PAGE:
SUMMARY OF THE INVENTION
It is an objective of the present invention to provide a storage disc balance weight that is suitable for adhesion to the spindle motor disc clamp and having very precise weight tolerances.
Another object of the invention is to provide a storage disc balance weight that is suitable for subsequent adjustment as to its total mass and volume.
A further objective of the present invention is to provide a storage disc balance weight that is simple to apply to the spindle motor disc clamp.
To achieve the foregoing and other objects in accordance with the preferred form of the invention, information storage disc balance weight of epoxy adhesive and filler material comprised of various high density wire is applied to the disc clamp. The epoxy adhesive is then cured by brief exposure to ultraviolet light or at room or elevated temperatures.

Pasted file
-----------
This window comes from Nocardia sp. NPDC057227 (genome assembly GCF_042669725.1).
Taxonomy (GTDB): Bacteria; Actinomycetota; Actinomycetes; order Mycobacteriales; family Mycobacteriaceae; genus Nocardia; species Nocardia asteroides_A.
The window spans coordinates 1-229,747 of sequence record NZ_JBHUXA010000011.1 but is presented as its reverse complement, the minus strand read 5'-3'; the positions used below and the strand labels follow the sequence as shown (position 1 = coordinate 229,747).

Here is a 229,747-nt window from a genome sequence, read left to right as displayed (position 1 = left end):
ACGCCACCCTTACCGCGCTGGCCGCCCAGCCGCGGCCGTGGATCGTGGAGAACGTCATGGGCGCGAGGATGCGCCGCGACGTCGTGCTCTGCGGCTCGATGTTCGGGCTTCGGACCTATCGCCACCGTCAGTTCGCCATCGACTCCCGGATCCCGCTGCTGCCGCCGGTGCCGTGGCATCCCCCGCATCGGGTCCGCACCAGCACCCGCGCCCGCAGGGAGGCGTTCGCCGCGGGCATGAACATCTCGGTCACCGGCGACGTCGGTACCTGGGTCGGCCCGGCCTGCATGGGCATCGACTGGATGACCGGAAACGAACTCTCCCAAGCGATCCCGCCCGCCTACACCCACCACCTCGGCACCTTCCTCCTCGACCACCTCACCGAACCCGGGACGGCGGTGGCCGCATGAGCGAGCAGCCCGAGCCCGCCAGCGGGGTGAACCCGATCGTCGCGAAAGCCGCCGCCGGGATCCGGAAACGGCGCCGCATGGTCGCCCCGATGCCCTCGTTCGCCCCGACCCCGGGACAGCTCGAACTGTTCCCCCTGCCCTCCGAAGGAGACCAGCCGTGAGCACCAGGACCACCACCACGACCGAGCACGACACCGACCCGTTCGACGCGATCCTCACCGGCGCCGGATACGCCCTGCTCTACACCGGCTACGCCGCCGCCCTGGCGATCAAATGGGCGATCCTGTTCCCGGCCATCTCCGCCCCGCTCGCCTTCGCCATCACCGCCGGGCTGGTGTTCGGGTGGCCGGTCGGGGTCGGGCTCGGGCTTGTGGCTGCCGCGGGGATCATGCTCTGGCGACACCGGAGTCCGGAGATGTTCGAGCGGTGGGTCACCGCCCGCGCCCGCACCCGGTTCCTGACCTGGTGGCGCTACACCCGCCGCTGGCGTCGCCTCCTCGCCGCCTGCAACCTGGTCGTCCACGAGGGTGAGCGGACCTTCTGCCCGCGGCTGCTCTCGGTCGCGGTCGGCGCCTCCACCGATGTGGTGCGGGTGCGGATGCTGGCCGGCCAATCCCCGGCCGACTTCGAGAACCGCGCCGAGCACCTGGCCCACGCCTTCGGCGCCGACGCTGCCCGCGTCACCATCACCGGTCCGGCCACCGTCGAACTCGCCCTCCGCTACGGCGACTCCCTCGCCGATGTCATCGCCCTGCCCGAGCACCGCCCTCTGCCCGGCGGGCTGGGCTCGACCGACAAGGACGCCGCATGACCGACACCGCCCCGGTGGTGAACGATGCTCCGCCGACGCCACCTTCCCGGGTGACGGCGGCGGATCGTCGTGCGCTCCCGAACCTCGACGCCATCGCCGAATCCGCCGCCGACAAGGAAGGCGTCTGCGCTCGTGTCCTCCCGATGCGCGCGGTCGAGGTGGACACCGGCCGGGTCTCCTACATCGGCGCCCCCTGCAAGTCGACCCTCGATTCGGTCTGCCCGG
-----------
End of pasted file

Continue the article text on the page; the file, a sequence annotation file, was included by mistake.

The preferred embodiment of the present invention specifically utilizes lead wire as the filler material and epoxy 370 available from Loctite as the epoxy adhesive for the memory storage disc balance weight. The lead wire is approximately 0.025 inches in diameter and applied in an amount of approximately 15 mg. Epoxy 370 has a density of 0.065 lb/ion3 density and is applied in an amount of approximately 10 mg. to 15 mg. on a predetermined location at the outer edge of the disc clamp. The total amount of epoxy 370 and lead wire utilized is in the approximate range of 30 mg. Subsequent to application, the epoxy 370 is exposed to ultraviolet light for approximately 20 seconds for purposes of curing.
BRIEF DESCRIPTION OF THE DRAWINGS
The features of the present invention that are believed to be novel are set forth with particularity in the appended claims. The invention, together with further objects and advantages thereof, may best be understood by reference to the following description taken in conjunction with the accompanying drawings in which: